Nurseries and children’s centres should be at the heart of strong communities, says June O’Sullivan…
Many years ago when I trained as a social worker, one of the most important principles that shaped my thinking was the importance of community. It has remained a significant influence on me both personally and professionally.
Many words are overused and community is one of them. Often what people are describing are neighbourhoods and that is not the same thing. To have a community, people of all ages and experiences need to be able to talk to each other and be familiar with the local streets and parks. I’m particularly keen on multi-generational communities where people of all ages have a shared and vested interest in creating a shared safe neighbourhood. Fundamentally, we all want to feel safe when we walk home late, get in the lift or send our children to the shops. We want to feel that people will look out for each other. Some time ago (a reminder to myself to do this again) we took some children with disposable cameras to photograph their local community and tell us what they disliked about where they lived. They concluded they disliked litter, rubbish bags and dogs and bird guano. I wrote to the council and asked that their views be considered in their city strategy.
This summer we had riots which challenged us on many levels. We observed behaviour that frightened us to our core, but we also saw positive responses. Neighbours came out to clean-up together, people looked to see if they could help each other; we had a conversation, however temporary, about what makes a community where all the members feel they have a part to play.
Nurseries and children centres are well-placed to offer a central role to many people looking to start reaching out to others. It has irritated me for a long time that many children’s centres focus only on those under five. I’ve always insisted on engaging with teenagers and older people, because if we want to have a community for our small children they need to know the history of where they live. We do simple things like walk along a street where lots of older people live; now we know them and they know us. We invited some scallywags who were getting into trouble to become our buddies and mentors for the small children in the nurseries. We’ve got involved in local festivals and arts events, and made floats and walked the streets. We walk the children everywhere and get them to map where they live so they are familiar with the local area.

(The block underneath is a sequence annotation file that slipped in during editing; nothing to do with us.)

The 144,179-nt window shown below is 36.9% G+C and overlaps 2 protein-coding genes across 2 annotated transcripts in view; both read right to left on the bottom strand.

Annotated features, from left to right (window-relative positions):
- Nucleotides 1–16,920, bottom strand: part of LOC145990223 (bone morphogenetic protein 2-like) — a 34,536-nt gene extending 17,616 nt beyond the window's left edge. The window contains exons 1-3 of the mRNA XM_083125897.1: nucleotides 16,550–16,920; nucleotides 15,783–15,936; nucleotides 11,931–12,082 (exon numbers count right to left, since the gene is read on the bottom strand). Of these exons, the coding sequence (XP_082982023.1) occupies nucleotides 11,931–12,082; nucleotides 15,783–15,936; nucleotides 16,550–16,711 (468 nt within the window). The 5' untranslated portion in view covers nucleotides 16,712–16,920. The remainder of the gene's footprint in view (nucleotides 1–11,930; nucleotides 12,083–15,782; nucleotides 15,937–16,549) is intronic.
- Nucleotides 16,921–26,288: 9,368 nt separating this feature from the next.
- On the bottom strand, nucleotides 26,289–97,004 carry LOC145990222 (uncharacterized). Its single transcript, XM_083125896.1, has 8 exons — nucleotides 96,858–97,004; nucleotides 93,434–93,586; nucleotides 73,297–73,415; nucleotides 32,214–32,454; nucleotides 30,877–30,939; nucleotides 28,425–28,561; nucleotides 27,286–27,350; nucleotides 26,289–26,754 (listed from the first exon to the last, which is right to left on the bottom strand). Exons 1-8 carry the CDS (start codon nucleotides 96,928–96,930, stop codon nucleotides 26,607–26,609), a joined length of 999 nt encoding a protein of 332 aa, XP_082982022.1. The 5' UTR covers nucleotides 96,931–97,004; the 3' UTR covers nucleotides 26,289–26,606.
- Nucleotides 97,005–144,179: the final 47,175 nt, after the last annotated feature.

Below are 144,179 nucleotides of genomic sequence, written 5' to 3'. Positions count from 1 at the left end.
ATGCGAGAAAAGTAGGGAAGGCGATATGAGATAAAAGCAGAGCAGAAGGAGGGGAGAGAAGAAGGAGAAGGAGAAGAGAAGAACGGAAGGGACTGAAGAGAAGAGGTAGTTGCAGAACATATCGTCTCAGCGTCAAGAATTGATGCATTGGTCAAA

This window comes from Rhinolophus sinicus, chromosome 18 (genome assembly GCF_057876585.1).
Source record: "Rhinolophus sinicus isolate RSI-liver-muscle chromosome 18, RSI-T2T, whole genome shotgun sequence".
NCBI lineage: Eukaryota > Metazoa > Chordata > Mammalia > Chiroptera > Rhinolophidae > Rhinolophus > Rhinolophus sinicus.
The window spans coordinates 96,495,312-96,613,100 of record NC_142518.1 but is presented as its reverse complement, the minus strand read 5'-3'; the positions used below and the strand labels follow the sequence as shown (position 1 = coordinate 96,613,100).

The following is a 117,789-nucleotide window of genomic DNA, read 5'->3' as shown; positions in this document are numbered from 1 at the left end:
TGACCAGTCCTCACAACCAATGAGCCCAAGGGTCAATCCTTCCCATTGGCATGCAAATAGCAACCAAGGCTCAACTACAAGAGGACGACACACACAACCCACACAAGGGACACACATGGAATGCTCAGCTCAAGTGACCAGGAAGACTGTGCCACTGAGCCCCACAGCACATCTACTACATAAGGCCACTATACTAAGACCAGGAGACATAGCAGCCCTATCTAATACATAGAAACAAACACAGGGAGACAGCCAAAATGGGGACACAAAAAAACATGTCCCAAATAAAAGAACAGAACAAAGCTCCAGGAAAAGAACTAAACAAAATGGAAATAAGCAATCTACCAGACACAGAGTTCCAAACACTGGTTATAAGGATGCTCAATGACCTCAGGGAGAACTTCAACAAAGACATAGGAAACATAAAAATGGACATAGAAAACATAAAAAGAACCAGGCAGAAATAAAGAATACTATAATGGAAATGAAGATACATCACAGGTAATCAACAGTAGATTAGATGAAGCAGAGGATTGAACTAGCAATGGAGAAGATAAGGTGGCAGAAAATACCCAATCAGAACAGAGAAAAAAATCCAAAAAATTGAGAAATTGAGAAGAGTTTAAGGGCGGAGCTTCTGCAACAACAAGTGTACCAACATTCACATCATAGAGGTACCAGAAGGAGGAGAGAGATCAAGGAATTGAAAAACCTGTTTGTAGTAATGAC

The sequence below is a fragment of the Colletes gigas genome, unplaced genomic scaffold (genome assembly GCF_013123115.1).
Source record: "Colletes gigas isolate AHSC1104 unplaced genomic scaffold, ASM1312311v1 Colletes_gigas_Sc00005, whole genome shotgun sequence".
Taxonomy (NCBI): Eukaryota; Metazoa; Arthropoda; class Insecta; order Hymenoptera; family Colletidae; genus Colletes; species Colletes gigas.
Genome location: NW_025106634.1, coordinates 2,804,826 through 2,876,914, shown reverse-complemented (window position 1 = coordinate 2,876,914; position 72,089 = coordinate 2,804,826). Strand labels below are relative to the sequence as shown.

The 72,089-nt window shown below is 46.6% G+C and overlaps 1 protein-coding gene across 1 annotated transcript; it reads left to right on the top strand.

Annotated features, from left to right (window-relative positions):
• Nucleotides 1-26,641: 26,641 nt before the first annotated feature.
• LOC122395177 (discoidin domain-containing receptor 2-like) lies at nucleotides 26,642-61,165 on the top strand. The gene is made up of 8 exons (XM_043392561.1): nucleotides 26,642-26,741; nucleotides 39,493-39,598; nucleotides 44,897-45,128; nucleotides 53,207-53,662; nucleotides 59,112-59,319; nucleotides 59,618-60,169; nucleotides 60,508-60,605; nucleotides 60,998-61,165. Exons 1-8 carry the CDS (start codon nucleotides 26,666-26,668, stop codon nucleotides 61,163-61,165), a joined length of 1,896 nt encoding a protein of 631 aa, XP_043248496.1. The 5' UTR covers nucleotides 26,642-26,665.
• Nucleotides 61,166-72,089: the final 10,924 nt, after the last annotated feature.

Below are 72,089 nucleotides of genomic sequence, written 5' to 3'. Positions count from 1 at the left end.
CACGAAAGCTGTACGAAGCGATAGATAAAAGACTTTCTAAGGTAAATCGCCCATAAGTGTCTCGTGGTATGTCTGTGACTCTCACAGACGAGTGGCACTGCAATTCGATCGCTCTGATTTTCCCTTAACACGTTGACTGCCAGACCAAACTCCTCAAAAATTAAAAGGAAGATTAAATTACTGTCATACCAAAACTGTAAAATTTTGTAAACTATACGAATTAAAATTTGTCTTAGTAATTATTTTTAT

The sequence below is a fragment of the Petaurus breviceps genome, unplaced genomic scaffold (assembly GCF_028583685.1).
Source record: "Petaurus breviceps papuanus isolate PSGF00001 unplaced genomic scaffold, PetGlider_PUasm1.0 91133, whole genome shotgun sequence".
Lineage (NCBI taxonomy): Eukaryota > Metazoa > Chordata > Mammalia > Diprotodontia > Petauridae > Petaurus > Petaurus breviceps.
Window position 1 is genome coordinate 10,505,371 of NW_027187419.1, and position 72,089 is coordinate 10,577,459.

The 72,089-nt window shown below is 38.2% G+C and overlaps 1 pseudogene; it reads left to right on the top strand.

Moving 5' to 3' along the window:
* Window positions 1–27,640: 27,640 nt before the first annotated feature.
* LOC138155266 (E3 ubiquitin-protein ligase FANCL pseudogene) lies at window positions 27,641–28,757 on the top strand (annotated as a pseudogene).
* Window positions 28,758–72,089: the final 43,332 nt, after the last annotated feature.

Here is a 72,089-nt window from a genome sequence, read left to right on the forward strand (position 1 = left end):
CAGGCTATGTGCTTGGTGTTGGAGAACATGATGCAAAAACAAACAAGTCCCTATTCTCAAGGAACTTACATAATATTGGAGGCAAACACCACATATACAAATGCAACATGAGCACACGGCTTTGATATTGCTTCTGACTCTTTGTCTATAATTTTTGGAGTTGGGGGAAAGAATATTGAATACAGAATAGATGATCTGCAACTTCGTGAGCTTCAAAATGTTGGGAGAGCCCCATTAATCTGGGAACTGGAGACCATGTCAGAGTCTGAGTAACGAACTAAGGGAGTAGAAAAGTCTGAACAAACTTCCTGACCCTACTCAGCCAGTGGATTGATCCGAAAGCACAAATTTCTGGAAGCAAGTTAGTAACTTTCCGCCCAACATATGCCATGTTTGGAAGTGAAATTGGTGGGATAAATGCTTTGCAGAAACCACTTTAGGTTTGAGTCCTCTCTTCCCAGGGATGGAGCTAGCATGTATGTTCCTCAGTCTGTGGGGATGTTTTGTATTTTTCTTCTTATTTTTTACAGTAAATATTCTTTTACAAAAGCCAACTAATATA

Becoming more community focused is a natural way of operating, and I suspect lots of nurseries already do this but just don’t articulate it in terms of community support. Please do, and insist that the local children’s centre opens its doors to those who are over five.
One of the most powerful messages for me from the riots confirmed my fears that we’ve abdicated our communal responsibility to be parents. When I was growing up, neighbours and adults would tell you off for your misdemanors. You’d respond with a sulky apology, but ultimately they kept you in line. Nowadays, we avoid this, but nurseries can reignite that sense of community parenting by being visible, engaged and supportive of parents struggling to take control in their communities. We invited parents and children into one of our nurseries on a Saturday to clean it up with us after we found their children vandalising the garden. It was the most useful experience, not least in the way it gave them back the confidence to correct their children and take a stand. They are our greatest advocates now.
Nurseries can foster friendships across generations which will reduce isolation and help create successful communities for everyone. Like the African proverb, we have to remember that ‘it takes a village to rear a child’, and the nursery is right at the heart of the village.
June O’Sullivan is the CEO of the London Early Years Foundation. Visit leyf.org.uk or June’s blog at juneosullivan.wordpress.com